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Taib is Sarawak's new governor

Publication Date : 01-03-2014

 

The King of Malaysia Tuanku Abdul Halim Mu’adzam Shah presented Abdul Taib Mahmud the instrument of appointment as the new Yang di-Pertua Negri of Sarawak at the Istana Negara (Royal Palace) here.

Yang di-Pertua Negeri (literally the "head of state" in Malay) is the official title of the ceremonial governors of the Malaysian states without monarchs.

The ceremony was witnessed by Prime Minister Najib Tun Razak, Deputy Prime Minister Muhyiddin Yassin and the new Sarawak Chief Minister Adenan Satem.

Abdul Taib, who stepped down as chief minister of Sarawak on Friday after almost 33 years in office, became the seventh Yang di-Pertua Negri of Sarawak, succeeding Tun Abang Muhammad Salahuddin Abang Barieng, whose term of office ended Friday.

He was the fourth chief minister of Sarawak, having assumed the office on March 26, 1981, succeeding his uncle Tun Abdul Rahman Ya’kub.

In Kuching, Sarawak, Abdul Taib’s children said they were enthusiastic that they would finally have more time with their father following his resignation as chief minister.

Describing their father as a workaholic, son Mahmud Abu Bekir Taib and daughter Hanifah Taib-Alsree said it was time their father took it easy and enjoyed his retirement with his loved ones.

“He has worked for over 50 years. We had to sacrifice a lot, so hopefully we will get to spend more time with him.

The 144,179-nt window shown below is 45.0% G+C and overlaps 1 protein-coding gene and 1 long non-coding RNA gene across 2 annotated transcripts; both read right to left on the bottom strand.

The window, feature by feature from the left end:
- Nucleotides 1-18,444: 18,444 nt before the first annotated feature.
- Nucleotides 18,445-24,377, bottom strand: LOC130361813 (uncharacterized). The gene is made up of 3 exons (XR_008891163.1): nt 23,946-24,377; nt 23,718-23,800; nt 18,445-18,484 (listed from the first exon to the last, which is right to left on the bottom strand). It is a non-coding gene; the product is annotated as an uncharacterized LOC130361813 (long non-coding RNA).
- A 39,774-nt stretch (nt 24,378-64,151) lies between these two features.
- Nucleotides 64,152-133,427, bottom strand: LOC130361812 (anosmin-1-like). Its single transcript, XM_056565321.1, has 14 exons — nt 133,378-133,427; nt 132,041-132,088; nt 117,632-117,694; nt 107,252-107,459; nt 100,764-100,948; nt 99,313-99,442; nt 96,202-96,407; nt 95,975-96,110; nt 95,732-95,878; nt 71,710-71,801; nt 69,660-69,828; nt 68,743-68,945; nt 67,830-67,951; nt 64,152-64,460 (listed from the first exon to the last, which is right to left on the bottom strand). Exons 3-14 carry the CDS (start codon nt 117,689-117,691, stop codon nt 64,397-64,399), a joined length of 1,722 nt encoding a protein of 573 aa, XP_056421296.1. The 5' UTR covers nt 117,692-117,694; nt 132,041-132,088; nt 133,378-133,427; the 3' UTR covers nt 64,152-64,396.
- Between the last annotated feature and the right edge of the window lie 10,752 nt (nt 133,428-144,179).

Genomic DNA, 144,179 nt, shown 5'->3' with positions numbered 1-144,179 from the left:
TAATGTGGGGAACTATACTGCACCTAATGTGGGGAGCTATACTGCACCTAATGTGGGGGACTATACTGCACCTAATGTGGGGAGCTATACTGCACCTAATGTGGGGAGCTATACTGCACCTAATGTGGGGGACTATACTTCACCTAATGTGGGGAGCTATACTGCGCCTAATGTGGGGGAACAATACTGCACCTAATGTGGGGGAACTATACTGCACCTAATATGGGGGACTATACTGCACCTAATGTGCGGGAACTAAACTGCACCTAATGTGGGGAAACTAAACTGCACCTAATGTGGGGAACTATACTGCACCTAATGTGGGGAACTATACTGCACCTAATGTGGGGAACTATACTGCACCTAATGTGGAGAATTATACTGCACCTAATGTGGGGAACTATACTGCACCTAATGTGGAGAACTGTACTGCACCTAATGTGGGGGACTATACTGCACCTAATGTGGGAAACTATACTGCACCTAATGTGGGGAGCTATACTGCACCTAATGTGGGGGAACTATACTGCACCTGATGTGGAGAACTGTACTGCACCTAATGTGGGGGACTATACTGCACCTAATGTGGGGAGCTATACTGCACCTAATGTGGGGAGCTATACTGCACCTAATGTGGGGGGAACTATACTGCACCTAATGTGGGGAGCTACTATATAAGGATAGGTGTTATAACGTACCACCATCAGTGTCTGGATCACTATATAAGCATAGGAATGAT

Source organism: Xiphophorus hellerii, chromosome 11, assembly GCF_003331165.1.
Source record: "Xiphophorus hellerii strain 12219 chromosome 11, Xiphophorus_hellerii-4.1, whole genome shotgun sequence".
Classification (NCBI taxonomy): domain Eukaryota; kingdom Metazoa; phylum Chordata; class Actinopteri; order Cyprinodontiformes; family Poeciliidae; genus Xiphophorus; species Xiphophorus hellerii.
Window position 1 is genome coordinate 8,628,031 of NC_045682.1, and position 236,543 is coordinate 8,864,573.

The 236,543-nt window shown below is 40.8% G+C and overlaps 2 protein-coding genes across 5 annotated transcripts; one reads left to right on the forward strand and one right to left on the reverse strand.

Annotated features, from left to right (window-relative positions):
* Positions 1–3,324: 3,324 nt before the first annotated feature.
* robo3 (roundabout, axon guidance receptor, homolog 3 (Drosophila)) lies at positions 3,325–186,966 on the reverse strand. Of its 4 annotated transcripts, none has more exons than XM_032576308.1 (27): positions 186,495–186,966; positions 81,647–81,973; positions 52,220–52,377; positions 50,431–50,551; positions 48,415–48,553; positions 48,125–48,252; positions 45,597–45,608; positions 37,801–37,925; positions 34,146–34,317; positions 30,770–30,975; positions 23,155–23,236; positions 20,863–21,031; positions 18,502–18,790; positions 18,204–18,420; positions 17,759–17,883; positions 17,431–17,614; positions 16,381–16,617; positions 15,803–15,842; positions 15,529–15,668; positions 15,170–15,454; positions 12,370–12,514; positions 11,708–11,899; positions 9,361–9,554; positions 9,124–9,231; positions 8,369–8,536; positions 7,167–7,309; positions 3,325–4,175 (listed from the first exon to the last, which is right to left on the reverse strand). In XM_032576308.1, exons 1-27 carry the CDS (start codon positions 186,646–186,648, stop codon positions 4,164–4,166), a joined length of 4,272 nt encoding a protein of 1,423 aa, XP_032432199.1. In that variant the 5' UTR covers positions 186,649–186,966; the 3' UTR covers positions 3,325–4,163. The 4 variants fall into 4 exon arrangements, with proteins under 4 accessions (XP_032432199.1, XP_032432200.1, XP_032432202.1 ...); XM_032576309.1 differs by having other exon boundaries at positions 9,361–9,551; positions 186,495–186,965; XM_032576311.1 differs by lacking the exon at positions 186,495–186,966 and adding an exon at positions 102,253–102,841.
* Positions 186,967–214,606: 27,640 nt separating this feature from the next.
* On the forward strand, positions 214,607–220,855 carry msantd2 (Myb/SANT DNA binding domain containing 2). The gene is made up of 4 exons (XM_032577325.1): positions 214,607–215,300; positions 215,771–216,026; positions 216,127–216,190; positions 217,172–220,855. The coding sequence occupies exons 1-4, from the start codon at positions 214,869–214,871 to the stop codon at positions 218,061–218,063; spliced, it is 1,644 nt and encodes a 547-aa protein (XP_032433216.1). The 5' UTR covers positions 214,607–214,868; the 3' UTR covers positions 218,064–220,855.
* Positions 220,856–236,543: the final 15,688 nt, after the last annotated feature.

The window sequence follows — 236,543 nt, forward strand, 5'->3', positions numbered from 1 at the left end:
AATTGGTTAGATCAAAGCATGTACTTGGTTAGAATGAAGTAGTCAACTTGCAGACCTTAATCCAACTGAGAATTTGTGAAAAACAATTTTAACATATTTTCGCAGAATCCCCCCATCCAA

“Otherwise, it will be just like our graduation all over again where we needed to inform him six months prior (to the event),” Hanifah told reporters at the swearing-in of Adenan as Sarawak’s fifth Chief Minister in the state capital on Friday.

She said being the leader of the state required sacrifice not only from Abdul Taib himself but also his family.

“We stood by him all this while because we knew he was doing it for a greater cause, and now you get to see all that he’s done in the 33 years (as CM) and how many lives he has improved,” she said.

Bekir said he remembered the days when his father would come home tired but still made it a point to have some quality time with the family.

“He is a dedicated father and would make time for us. He would take us to go watch a movie but it was difficult, though,” he said.

Hanifah said: “There was no guarantee we would have him for the weekends before. Even when he was feeling under the weather, he would attend events.

“I mean, if it’s five people (you are meeting up with) you can change plans but if it involves 5,000 people, you can’t.

“So let him have some rest now. Let him be able to say ‘Hmm... can I get bored today?’” she added.

 

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